We tracked longevity by checking the survival of isolated individuals daily. We determined fecundity by carefully inspecting all beans and counting the total number of eggs laid by each female, both in the mating vial and the subsequent oviposition vial (only for F0 and F1 generations). We measured LRS as number of adults produced by each female during her lifetime. To obtain these data, we froze vials on day 28 since the last possible day of oviposition (in the second oviposition vial, the day the female was found dead), and later counted the number of adult individuals present in the vial. This procedure ensures that our LRS measurement excludes individuals from a subsequent generation (i.e., produced by crossings between siblings), because we take into account female egg-laying span and the timing of egg-to-adult transition. Reproducing females only live a few days (15 days maximum; mean longevity ± SE = 8.38 ± 0.069; 99% of females lived less than 13 days) and their fecundity is maximal the first few days after mating (Zajitschek et al. 2018), hardly laying any eggs after the first week post-mating (unless they are housed with males and remate during this period). Moreover, new adults take ca. 23 days to emerge from newly laid eggs under our experimental conditions and virtually all adults emerge from the beans within 28 days (Rodriguez-Exposito 2018; Rodriguez-Exposito and Garcia-Gonzalez, unpublished). We therefore preserved the vials after all adults have emerged, but before any of their subsequent offspring could have emerged. Lifetime reproductive success has two components. First, an intragenerational component, because a female’s total number of adult offspring produced over its lifespan is largely determined by fecundity and effects of mothers on egg-to-adult viability (including maternal effects such as egg provisioning). Second, an intergenerational component, because egg-to-adult viability is expected to be largely dependent on properties of the individual offspring. This consideration also affects the interpretation of changes in LRS in the F1 and F2 generations discussed below, and generally, it implies that our conclusions on the extent of cross-generational influences of pesticide exposure are conservative.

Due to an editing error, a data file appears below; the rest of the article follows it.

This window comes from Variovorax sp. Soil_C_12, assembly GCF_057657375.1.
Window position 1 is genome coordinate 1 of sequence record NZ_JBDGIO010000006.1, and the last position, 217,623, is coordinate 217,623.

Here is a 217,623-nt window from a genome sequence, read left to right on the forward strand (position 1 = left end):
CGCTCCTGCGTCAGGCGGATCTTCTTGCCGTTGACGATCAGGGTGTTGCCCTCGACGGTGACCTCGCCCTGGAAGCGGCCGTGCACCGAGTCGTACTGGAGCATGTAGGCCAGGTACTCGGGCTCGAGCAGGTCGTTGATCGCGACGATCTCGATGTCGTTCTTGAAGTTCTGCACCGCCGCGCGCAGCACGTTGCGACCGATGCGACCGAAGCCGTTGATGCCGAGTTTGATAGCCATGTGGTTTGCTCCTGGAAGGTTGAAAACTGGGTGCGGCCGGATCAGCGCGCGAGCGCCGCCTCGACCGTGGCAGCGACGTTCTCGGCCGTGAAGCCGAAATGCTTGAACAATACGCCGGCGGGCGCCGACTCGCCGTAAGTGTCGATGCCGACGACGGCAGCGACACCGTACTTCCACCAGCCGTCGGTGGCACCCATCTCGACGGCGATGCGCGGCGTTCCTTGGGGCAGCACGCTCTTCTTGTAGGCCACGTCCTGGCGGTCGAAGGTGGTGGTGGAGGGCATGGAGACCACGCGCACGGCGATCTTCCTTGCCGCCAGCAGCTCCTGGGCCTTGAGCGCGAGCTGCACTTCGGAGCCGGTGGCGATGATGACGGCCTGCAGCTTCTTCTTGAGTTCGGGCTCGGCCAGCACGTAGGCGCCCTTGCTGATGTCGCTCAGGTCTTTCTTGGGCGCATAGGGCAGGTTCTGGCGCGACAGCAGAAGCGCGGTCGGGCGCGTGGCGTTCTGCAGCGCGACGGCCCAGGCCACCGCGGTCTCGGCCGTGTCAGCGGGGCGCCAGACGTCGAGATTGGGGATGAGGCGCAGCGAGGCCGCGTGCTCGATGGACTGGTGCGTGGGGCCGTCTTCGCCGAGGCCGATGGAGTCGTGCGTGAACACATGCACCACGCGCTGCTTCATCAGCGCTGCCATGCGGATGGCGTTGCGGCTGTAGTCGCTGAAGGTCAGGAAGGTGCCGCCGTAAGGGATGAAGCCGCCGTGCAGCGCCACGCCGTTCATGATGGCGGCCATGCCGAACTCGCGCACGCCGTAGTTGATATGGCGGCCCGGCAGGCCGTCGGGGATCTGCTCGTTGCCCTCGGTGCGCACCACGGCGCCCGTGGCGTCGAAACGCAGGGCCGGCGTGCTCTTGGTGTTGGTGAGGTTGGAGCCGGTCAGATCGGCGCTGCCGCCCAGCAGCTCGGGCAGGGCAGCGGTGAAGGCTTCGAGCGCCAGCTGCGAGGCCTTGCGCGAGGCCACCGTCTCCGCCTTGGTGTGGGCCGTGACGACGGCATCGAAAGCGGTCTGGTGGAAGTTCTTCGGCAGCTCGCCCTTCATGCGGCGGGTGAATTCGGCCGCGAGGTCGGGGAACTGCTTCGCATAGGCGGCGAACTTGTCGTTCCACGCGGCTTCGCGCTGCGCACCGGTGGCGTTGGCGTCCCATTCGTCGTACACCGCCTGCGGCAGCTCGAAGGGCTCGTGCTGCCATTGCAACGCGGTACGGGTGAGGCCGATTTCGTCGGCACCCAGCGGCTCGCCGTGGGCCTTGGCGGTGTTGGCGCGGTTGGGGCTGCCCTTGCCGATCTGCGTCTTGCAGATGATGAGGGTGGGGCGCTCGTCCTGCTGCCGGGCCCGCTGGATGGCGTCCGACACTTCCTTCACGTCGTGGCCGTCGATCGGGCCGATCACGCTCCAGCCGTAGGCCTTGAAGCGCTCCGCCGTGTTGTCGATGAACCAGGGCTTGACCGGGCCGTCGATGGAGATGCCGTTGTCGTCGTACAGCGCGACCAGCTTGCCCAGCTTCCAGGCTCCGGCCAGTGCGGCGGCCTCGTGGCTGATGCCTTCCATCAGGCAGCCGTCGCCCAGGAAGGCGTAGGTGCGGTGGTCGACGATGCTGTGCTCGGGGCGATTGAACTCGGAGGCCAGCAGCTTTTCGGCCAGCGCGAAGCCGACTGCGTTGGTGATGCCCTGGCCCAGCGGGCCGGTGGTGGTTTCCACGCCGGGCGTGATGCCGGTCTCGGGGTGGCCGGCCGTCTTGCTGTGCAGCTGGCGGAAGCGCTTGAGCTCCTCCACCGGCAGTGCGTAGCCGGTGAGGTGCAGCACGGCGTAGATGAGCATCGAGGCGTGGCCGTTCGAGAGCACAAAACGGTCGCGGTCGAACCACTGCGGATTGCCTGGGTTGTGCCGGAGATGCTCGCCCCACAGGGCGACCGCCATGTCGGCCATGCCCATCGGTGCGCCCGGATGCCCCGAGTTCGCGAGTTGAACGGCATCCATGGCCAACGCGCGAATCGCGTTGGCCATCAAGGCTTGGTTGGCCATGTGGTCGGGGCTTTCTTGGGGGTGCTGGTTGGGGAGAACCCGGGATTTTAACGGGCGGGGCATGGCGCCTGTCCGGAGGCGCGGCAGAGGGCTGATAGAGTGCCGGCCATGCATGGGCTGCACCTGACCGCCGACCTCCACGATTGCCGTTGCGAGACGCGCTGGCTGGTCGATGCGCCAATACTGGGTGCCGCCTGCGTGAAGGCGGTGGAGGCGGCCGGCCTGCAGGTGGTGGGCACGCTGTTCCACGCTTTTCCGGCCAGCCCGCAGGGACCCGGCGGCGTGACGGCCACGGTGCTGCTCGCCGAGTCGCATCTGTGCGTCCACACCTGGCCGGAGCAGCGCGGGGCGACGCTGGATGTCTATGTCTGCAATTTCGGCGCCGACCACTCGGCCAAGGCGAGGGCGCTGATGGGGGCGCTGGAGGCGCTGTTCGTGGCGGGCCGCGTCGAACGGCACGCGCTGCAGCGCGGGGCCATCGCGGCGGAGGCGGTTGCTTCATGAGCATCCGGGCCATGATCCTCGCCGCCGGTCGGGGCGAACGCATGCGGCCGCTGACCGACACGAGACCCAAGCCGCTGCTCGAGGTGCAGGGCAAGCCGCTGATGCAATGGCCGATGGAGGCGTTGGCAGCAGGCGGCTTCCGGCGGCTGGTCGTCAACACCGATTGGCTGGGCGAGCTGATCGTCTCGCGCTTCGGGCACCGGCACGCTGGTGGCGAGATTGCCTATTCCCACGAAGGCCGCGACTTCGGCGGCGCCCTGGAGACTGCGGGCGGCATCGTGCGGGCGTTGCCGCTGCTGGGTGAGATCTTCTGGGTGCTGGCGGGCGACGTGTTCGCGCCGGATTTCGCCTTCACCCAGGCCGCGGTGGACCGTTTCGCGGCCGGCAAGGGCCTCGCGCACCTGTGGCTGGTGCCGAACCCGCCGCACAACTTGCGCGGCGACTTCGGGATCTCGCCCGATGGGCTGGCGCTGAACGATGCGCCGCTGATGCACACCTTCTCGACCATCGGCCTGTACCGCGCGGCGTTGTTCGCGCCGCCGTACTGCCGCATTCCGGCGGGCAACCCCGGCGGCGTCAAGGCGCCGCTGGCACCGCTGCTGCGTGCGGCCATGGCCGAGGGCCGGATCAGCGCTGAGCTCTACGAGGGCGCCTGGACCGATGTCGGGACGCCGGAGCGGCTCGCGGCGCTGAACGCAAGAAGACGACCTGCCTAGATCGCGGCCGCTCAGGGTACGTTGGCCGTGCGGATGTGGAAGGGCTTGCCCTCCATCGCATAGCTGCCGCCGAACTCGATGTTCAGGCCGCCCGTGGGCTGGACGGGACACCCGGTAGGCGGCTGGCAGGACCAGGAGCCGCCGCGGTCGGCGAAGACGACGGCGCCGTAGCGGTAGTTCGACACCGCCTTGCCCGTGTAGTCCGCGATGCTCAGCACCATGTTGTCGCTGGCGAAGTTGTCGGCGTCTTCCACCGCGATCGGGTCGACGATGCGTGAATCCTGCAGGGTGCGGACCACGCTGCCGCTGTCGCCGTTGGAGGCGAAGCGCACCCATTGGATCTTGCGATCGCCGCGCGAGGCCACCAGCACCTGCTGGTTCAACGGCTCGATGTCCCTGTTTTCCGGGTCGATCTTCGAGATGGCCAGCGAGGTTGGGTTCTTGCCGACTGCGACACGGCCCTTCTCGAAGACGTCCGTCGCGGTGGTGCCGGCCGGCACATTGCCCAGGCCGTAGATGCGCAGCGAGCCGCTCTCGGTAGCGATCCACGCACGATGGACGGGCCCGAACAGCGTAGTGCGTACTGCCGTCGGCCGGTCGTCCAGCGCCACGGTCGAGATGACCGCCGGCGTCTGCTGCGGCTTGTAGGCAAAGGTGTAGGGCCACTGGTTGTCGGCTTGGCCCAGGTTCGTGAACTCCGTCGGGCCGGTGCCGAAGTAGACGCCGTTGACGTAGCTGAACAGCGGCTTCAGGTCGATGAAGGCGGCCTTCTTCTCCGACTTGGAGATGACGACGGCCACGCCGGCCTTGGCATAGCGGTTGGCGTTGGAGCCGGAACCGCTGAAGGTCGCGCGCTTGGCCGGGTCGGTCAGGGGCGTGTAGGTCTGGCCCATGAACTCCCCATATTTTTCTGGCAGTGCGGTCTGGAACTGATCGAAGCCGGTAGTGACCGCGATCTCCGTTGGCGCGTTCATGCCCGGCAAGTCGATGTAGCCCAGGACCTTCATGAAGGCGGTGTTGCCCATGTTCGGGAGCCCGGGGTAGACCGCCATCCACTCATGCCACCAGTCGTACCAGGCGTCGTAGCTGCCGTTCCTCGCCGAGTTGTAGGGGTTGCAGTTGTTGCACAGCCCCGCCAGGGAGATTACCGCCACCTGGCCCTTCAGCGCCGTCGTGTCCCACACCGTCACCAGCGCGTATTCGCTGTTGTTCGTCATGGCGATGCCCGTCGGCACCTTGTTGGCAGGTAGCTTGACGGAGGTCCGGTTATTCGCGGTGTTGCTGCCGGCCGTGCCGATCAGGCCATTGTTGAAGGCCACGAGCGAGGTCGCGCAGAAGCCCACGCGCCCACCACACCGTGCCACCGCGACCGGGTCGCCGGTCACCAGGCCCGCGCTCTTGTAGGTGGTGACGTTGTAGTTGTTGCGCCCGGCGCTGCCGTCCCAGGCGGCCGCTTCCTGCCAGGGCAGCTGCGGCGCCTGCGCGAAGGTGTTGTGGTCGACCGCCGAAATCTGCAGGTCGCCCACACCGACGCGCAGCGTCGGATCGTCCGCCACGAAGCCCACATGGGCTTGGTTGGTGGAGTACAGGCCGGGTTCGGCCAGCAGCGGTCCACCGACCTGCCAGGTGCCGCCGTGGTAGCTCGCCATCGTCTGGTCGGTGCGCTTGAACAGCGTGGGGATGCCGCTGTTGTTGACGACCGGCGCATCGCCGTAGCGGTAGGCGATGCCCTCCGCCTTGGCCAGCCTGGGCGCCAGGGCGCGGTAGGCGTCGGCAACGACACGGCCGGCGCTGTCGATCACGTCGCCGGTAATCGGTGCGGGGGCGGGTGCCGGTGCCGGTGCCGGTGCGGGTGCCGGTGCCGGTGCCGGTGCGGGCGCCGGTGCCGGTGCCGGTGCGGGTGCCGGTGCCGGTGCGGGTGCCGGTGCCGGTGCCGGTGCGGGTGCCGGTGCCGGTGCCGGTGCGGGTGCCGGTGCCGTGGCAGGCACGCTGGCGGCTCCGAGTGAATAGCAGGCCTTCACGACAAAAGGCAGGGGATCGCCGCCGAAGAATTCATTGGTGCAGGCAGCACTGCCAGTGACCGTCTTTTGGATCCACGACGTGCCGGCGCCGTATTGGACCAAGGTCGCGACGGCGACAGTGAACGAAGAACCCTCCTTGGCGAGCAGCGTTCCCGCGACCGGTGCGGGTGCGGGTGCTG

We measured the dry weight of focal beetles with a Sartorius Cubis MSA6.6S microbalance (readability 0.001 mg, Sartorius, Goettingen, Germany). Beetles were previously frozen at -20 ºC (after death, in order to be able to track longevity), and afterwards thawed and dried to constant weight on an oven at 40 ºC for ~1 week, hence removing variation in body weight due to variation in time elapsed between death and freezing.

Statistical analyses

We used linear models (LMs; F0 and F1 generations) and general linear mixed models (GLMMs; F2 generation) to test whether experimental treatments applied to parental individuals affected not only their phenotype and life-history traits, but also those of subsequent generations. Our response variables were longevity, fecundity and LRS, all of which were normally or approximately normally distributed. Models included the experimental treatment as a fixed factor. Longevity was included as covariate in models testing effects on fecundity and LRS. Body size of the focal individual was included as covariate for longevity of those focal individuals, whereas body size of the female (focal or tester) was included as covariate for fecundity and LRS. Individuals' age at mating (1-4 days old) was also entered as a covariate. Longevity was also analysed by means of survival analysis using Cox models, and Cox mixed models for the F2 generation. Results from these proportional hazards models are consistent with those from the LMs and the GLMMs (Table S4).